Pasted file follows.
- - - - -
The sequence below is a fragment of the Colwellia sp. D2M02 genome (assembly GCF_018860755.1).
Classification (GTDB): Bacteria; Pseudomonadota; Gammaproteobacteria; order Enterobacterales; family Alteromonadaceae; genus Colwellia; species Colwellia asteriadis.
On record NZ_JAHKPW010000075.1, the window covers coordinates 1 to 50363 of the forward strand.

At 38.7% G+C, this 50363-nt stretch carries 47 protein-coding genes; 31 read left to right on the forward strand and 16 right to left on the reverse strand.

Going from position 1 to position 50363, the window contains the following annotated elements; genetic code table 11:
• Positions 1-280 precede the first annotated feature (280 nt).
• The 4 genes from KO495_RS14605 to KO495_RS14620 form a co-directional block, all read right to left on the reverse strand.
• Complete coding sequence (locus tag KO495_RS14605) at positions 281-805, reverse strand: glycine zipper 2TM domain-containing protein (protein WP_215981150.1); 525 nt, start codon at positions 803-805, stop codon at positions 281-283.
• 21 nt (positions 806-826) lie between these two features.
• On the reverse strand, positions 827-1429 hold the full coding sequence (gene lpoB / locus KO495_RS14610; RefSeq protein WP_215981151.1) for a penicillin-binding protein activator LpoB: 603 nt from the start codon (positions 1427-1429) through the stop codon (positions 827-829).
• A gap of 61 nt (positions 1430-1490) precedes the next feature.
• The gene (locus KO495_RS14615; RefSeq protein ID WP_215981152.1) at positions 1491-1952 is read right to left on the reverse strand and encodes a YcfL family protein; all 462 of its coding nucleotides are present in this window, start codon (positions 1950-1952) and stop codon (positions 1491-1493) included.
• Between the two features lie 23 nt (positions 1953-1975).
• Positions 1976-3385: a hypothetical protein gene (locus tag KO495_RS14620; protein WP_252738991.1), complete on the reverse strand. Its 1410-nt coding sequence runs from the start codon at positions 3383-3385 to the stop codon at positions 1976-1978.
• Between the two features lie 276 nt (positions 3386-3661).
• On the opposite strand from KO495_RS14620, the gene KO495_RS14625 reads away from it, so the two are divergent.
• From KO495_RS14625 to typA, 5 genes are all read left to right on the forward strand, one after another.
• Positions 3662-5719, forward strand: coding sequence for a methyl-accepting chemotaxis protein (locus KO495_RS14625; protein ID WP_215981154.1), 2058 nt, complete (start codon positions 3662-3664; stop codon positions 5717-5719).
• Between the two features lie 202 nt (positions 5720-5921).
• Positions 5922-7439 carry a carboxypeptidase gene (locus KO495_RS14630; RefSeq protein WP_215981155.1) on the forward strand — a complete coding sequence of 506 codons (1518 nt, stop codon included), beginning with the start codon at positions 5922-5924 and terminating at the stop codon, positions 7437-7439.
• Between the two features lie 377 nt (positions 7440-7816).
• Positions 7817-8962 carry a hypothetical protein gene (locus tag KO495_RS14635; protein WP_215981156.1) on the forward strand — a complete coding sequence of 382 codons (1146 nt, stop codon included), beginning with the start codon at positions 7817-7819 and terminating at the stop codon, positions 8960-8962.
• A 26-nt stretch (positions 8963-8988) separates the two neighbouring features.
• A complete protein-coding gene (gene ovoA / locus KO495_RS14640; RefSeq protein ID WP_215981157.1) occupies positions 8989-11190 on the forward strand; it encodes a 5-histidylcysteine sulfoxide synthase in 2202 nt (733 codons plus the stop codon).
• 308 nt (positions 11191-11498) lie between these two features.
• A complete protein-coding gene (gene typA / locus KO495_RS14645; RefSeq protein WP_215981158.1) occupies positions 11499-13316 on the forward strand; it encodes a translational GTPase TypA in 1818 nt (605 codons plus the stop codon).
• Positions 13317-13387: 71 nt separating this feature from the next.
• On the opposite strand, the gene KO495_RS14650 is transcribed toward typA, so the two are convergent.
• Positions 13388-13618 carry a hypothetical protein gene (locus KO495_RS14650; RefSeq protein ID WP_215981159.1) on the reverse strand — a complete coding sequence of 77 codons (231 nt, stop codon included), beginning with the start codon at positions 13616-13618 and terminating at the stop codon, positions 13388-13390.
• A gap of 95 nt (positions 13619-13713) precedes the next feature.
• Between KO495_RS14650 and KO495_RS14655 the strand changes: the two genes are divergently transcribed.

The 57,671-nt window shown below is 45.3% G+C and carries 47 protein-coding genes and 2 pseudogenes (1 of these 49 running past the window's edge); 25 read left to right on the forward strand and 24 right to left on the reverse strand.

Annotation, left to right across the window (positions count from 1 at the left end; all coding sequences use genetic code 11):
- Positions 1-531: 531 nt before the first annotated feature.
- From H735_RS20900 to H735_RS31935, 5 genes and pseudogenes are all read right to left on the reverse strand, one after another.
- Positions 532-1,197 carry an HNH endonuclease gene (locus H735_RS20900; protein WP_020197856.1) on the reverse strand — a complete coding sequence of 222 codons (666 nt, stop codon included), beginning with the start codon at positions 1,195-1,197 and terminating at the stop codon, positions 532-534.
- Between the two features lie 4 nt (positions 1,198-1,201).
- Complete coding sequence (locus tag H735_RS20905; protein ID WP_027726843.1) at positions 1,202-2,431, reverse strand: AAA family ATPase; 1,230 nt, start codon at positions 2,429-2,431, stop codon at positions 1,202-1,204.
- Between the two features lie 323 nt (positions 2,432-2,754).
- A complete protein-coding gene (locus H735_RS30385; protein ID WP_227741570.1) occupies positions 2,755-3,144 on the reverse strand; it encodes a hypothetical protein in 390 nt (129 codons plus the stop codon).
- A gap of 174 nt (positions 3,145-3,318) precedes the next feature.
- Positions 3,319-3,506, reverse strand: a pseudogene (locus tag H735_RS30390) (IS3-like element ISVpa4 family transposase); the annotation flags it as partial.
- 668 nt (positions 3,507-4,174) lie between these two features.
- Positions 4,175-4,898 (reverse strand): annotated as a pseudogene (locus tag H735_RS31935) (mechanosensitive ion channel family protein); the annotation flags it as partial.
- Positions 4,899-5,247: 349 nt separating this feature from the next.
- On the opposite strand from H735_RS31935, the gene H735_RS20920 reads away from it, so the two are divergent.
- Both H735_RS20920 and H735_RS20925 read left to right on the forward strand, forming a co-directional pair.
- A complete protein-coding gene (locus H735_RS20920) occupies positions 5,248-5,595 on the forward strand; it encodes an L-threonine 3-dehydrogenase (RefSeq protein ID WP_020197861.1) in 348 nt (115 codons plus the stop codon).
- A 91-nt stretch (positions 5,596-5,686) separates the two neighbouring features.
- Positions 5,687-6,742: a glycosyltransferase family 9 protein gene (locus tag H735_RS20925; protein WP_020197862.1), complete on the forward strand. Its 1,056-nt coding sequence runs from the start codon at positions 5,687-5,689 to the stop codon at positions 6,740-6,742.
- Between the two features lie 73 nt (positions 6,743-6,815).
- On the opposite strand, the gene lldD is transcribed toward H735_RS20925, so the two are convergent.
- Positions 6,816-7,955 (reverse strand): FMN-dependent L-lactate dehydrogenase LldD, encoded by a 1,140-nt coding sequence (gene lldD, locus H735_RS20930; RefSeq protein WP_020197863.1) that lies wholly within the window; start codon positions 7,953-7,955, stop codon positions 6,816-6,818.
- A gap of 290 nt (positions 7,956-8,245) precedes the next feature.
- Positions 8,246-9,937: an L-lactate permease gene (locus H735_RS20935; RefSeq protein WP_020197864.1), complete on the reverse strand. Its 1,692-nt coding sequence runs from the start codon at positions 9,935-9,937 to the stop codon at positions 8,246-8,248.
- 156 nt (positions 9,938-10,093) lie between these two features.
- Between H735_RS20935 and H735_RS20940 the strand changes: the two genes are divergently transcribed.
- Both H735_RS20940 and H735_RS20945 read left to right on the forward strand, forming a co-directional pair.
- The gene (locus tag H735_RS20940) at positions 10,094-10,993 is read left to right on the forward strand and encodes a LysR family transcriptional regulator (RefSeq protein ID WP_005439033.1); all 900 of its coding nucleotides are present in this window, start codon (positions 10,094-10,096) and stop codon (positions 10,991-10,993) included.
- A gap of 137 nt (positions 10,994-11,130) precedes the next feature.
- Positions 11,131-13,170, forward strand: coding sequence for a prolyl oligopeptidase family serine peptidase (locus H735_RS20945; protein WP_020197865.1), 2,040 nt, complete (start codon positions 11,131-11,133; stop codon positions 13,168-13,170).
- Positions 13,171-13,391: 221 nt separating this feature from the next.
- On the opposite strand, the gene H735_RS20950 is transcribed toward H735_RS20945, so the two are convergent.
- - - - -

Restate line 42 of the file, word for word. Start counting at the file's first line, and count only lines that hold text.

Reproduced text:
- Positions 3,319-3,506, reverse strand: a pseudogene (locus tag H735_RS30390) (IS3-like element ISVpa4 family transposase); the annotation flags it as partial.